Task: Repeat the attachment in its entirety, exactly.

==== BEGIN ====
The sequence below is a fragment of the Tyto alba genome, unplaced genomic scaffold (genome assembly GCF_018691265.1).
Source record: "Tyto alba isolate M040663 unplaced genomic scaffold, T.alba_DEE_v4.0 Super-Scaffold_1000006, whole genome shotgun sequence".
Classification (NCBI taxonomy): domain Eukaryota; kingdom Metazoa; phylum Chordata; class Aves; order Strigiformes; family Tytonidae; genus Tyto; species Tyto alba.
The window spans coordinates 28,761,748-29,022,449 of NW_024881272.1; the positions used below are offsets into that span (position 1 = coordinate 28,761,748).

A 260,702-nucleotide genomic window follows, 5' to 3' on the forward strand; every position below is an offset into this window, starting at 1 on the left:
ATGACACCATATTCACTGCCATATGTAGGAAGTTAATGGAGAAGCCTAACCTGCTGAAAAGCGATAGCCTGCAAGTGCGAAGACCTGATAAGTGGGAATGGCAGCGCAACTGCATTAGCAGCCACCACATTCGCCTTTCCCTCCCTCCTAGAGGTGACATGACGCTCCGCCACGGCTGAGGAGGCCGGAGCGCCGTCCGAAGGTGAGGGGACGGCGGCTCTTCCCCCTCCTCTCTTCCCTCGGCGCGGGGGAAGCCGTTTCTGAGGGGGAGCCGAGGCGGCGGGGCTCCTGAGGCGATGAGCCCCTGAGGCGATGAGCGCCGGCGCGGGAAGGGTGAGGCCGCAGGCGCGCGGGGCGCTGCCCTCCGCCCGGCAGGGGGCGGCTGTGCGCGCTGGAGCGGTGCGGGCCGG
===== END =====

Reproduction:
The sequence below is a fragment of the Tyto alba genome, unplaced genomic scaffold (genome assembly GCF_018691265.1).
Source record: "Tyto alba isolate M040663 unplaced genomic scaffold, T.alba_DEE_v4.0 Super-Scaffold_1000006, whole genome shotgun sequence".
Classification (NCBI taxonomy): domain Eukaryota; kingdom Metazoa; phylum Chordata; class Aves; order Strigiformes; family Tytonidae; genus Tyto; species Tyto alba.
The window spans coordinates 28,761,748-29,022,449 of NW_024881272.1; the positions used below are offsets into that span (position 1 = coordinate 28,761,748).

A 260,702-nucleotide genomic window follows, 5' to 3' on the forward strand; every position below is an offset into this window, starting at 1 on the left:
ATGACACCATATTCACTGCCATATGTAGGAAGTTAATGGAGAAGCCTAACCTGCTGAAAAGCGATAGCCTGCAAGTGCGAAGACCTGATAAGTGGGAATGGCAGCGCAACTGCATTAGCAGCCACCACATTCGCCTTTCCCTCCCTCCTAGAGGTGACATGACGCTCCGCCACGGCTGAGGAGGCCGGAGCGCCGTCCGAAGGTGAGGGGACGGCGGCTCTTCCCCCTCCTCTCTTCCCTCGGCGCGGGGGAAGCCGTTTCTGAGGGGGAGCCGAGGCGGCGGGGCTCCTGAGGCGATGAGCCCCTGAGGCGATGAGCGCCGGCGCGGGAAGGGTGAGGCCGCAGGCGCGCGGGGCGCTGCCCTCCGCCCGGCAGGGGGCGGCTGTGCGCGCTGGAGCGGTGCGGGCCGG